Living each moment of life fully, even with Myeloma or any other disease disability or suffering is the challenge!

How to flow with life?

Meditation is a technique that helps us to achieve this.--It is beneficial to body, mind emotions and spirit. Meditation reduces stress and benefits the immune system. There is so much research regarding this. --Check out some of the most current data. Scientists from various disciplines have been gathering the data since the 60's. (Anyone interested is some of this data can just email me.)

It is time to get over the myth that meditation is some kind of spiritual hocus pocus. Yes, it is a technique developed in the East; and yes, it does require discipline and practice--so does playing the piano, writing, creating and inventing, --almost anything we do.

We have so many wonderful therapies now for Myeloma that control this disease and prolong life. We can support this with Real Food, and with techniques that reduce stress, support our immune system, and center us so that we are not always the butt of our knee-jerk reactions, fears, judgments, anger, etc. Novel therapies and Real Food! To these, I would add Meditation and Exercise (Physical Movement of some sort).

Do I sound passionate about Meditation--Yes. I have been a practitioner for almost 40 years. And I can speak and write volumes!!

Back to Real Food--How wonderful that people are beginning to understand that what we ingest affects us. Truly, what we ingest on any level either energizes us or harms us to a greater or lesser degree!!!

Dr. Durie--thank you for your comment. I so much appreciate all your efforts on our behalf.

I would love to receive some info re meditation effects on cancer if you could sent me some sites,



Hi Jenny-- thank you for your comment. Below are a number of websites and 2 books. Hope they are helpful.
Best Wishes!



Herbert Benson, M.D. is an American cardiologist and founder of the Mind/Body Medical Institute at Massachusetts General Hospital in Boston. The Relaxation Response was one of the first books on Meditation that I ever read. Benson is Mind/Body Medical Institute Associate Professor of Medicine at Harvard Medical School and director emeritus of the Benson-Henry Institute (BHI). He is the author or co-author of more than 175 scientific publications and 11 books. If you google him, you will find all his books and research listed.
The Relaxation Response, 1975.

Wherever You Go, There You Are: Mindfulness Meditation in Everyday Life, John Kabat-Zinn.

Jon Kabat-Zinn is Professor of Medicine Emeritus and founding director of the Stress Reduction Clinic and the Center for Mindfulness in Medicine, Health Care, and Society at the University of Massachusetts Medical School. Zinn is another pioneer in Mind-Body health along with Herbert Benson and so many others. This is also a great book.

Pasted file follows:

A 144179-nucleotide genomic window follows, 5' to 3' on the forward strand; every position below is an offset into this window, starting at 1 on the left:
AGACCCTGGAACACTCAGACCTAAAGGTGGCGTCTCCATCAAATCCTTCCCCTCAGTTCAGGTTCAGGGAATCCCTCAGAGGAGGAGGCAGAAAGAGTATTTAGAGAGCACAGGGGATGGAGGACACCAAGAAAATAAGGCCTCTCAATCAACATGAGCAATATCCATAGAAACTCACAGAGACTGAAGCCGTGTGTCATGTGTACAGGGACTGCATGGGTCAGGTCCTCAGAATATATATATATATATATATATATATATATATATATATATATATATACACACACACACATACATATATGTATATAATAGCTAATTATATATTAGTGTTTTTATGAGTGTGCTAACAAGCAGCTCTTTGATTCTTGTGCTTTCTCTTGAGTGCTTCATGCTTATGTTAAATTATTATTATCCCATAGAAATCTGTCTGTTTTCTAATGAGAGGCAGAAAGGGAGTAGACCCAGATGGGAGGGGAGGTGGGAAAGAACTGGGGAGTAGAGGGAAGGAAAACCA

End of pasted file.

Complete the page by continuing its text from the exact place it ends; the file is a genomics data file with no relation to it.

Meditation , Cancer and Illness


Meditation, Stress, Memory Improvement and more

I've just started a beginning meditation class and I've found myself much more relaxed after wards. I'm only up to 20 min per day, but can feel there is something to this. I can't wait to really be in the present moment and see clearly!

Thank you so much for your comment. Meditation is a wonderful expansive journey. Enjoy!

Josephine, Thankyou very much for reminding me of all the many reasons for wantng to live! Please feel free to keep in touch with me, or to let me know if you have a blog I can follow etc. Your sense is the same as mine! Thank you again!

Hi Jan-- Well, you have moved me to action. I have been thinking of writing a blog on Meditation and Health for a long time. I teach Meditation at various venues including the Cancer Support Group here in Dover, DE. I have written a monthly column for the Asbury Park Press in NY. And, now it's blog time! Stay tuned.

And, thank you for your comments. We all remind and support each other in so many ways.

My contact number is: mmsupportde@comcast.net

Best wishes!

The article only describes how they live and what they eat. Changing one's diet and getting exercise will undoubtedly increase your life span but the article says nothing about how one's genetic makeup contributes to one's longevity.
Many people in my family have lived into their 90's and one aunt lived to 104 - her diet was healthy but did not include goat's milk or herbal teas - matter of fact she drank instant coffee and ate canned vegetables, was allergic to lemons and didn't have the money to buy olive oil. She did exercise daily though and had very close family. My father died at 93. He ate everything - was an omnivore - and ate more meat than vegetables - cured meats we just delicious to him - he got very little exercise and never drank herbal teas.

I think the folks in Sardinia and in Ikaria just happen to have great genes and the combination of their genes and the healthy foods they eat are what keep them living so long.